Review: The Dark Fable by Katherine Harbour

The Dark Fable by Katherine Harbour

The Dark Fable
Katherine Harbour
Published January 30, 2024

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About The Dark Fable

Magical heists. Deadly secrets. Come along for the ride . . . if you dare. This heart-stopping, seductive fantasy is perfect for fans of Six of Crows.

Evie Wilder is an orphan who has gone through most of her life unnoticed . . . until she’s caught up in a dramatic heist and captures the attention of the Dark Fable. They have chosen her for a she can turn invisible. This skill would make Evie a treasured asset to the legendary group of thieves known for spiriting away obscure and occult artifacts.

Evie cannot resist their allure and is eager to join this newfound family. But she discovers there are more skeletons in the Dark Fable’s past than she could have ever imagined. And these secrets might be the answer to her own tragic past.

No one is who they seem to be and the price of uncovering the Dark Fable’s cryptic history just might be fatal . . .

The Dark Fable on Goodreads

My Review

I’m starting to realize that I have a real interest in low fantasy, or stories set in the “real world” with additional fantasy elements, in this case, special abilities. THE DARK FABLE is kind of a single point-of-view SIX OF CROWS but set in Los Angeles? There’s a close-knit team led by a dangerous guy who definitely holds back information and has ulterior plans/motives, committing heists of expensive artwork and artifacts. So there’s a similar vibe. The main character is new to the crew, and she’s got her own past trauma, ulterior motives, and cards she keeps close to the vest.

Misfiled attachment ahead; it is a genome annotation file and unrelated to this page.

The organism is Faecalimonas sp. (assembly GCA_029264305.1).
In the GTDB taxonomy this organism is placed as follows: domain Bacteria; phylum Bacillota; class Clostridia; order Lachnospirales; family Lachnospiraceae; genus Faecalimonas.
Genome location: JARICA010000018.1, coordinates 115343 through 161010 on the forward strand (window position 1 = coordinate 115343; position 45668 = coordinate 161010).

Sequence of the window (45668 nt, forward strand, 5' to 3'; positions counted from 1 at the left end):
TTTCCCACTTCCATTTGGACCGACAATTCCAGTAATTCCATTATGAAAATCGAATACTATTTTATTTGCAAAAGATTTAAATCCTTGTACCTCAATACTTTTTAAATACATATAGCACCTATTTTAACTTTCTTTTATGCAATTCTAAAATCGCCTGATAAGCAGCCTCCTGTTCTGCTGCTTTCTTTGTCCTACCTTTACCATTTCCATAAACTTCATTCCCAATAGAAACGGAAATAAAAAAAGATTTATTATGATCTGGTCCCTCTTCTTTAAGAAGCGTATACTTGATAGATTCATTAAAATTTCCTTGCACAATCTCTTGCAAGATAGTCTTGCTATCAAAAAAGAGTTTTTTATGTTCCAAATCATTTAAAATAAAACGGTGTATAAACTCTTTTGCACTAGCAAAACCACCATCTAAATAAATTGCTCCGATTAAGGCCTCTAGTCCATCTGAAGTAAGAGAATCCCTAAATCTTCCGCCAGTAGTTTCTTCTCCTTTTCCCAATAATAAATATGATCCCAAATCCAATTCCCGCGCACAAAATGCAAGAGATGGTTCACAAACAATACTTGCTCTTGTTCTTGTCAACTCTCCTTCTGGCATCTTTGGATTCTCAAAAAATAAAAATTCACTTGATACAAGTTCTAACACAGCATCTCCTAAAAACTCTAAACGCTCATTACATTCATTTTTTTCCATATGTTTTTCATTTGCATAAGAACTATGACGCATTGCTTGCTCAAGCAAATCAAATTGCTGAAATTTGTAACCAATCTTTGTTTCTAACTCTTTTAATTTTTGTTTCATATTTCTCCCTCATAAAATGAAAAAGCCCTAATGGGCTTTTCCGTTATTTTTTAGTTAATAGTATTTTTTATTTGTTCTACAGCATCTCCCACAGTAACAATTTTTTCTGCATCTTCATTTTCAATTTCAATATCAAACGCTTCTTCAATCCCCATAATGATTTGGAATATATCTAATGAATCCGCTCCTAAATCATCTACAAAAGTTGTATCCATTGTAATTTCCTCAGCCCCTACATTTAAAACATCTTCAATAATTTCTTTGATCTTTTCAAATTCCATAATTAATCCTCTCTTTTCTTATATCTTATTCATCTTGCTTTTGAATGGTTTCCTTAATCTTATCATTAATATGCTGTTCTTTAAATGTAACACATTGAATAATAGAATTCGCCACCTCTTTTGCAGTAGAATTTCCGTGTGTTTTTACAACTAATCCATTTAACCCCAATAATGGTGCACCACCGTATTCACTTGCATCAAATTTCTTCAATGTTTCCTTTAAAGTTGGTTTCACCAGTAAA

All of that setup really had me interested in this book. I liked some of the characters a lot more than others. Mad, short for Madrigal, was probably my favorite. She winds up being the main character’s closest ally. I liked their friendship and how she looked out for Evie.

I struggled with two things about the book, and unfortunately, they’re both spoilers. I’ll put them below in a spoiler section for anyone who doesn’t want to see them. One element is kind of a trope that just isn’t one I prefer in stories, so that’s very much a personal preference, and I think unless you have tropes you feel very strongly about avoiding that have to do with when information is revealed, this probably wouldn’t bother you.

The other thing was also just weird to me. The characters keep asking themselves and others this question throughout the entire book. It feels like a deeply important question because of the way they consistently come back to it, like how they feel about themselves and what they’re doing hinges on the answer to this question. I didn’t feel like the question was answered satisfactorily, which made it harder for me to really enjoy the last bit of the book because I kept thinking, wait, what?